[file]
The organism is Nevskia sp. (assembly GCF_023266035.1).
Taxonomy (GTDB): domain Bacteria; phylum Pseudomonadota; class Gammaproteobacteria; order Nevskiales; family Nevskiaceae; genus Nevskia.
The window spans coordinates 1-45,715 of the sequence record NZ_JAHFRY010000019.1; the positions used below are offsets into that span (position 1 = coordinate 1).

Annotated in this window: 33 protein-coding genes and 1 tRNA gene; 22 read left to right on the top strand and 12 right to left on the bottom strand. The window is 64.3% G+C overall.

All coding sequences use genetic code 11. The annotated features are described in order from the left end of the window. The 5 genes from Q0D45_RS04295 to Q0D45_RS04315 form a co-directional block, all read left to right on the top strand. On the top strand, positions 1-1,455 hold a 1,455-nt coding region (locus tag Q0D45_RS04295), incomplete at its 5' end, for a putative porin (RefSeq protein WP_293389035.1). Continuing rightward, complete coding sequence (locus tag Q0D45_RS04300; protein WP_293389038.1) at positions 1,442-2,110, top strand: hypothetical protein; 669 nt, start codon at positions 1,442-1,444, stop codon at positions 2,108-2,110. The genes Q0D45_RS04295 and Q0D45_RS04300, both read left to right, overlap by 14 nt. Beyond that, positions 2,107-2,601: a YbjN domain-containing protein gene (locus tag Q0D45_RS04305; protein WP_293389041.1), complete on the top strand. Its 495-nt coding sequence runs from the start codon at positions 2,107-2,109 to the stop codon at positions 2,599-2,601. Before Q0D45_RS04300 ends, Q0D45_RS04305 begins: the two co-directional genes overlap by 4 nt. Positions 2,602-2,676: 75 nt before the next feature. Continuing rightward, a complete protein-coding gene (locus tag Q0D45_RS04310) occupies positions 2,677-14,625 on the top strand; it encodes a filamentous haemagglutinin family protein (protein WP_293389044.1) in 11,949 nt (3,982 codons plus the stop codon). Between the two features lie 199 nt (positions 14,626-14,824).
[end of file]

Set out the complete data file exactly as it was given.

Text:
The organism is Nevskia sp. (assembly GCF_023266035.1).
Taxonomy (GTDB): domain Bacteria; phylum Pseudomonadota; class Gammaproteobacteria; order Nevskiales; family Nevskiaceae; genus Nevskia.
The window spans coordinates 1-45,715 of the sequence record NZ_JAHFRY010000019.1; the positions used below are offsets into that span (position 1 = coordinate 1).

Annotated in this window: 33 protein-coding genes and 1 tRNA gene; 22 read left to right on the top strand and 12 right to left on the bottom strand. The window is 64.3% G+C overall.

All coding sequences use genetic code 11. The annotated features are described in order from the left end of the window. The 5 genes from Q0D45_RS04295 to Q0D45_RS04315 form a co-directional block, all read left to right on the top strand. On the top strand, positions 1-1,455 hold a 1,455-nt coding region (locus tag Q0D45_RS04295), incomplete at its 5' end, for a putative porin (RefSeq protein WP_293389035.1). Continuing rightward, complete coding sequence (locus tag Q0D45_RS04300; protein WP_293389038.1) at positions 1,442-2,110, top strand: hypothetical protein; 669 nt, start codon at positions 1,442-1,444, stop codon at positions 2,108-2,110. The genes Q0D45_RS04295 and Q0D45_RS04300, both read left to right, overlap by 14 nt. Beyond that, positions 2,107-2,601: a YbjN domain-containing protein gene (locus tag Q0D45_RS04305; protein WP_293389041.1), complete on the top strand. Its 495-nt coding sequence runs from the start codon at positions 2,107-2,109 to the stop codon at positions 2,599-2,601. Before Q0D45_RS04300 ends, Q0D45_RS04305 begins: the two co-directional genes overlap by 4 nt. Positions 2,602-2,676: 75 nt before the next feature. Continuing rightward, a complete protein-coding gene (locus tag Q0D45_RS04310) occupies positions 2,677-14,625 on the top strand; it encodes a filamentous haemagglutinin family protein (protein WP_293389044.1) in 11,949 nt (3,982 codons plus the stop codon). Between the two features lie 199 nt (positions 14,626-14,824).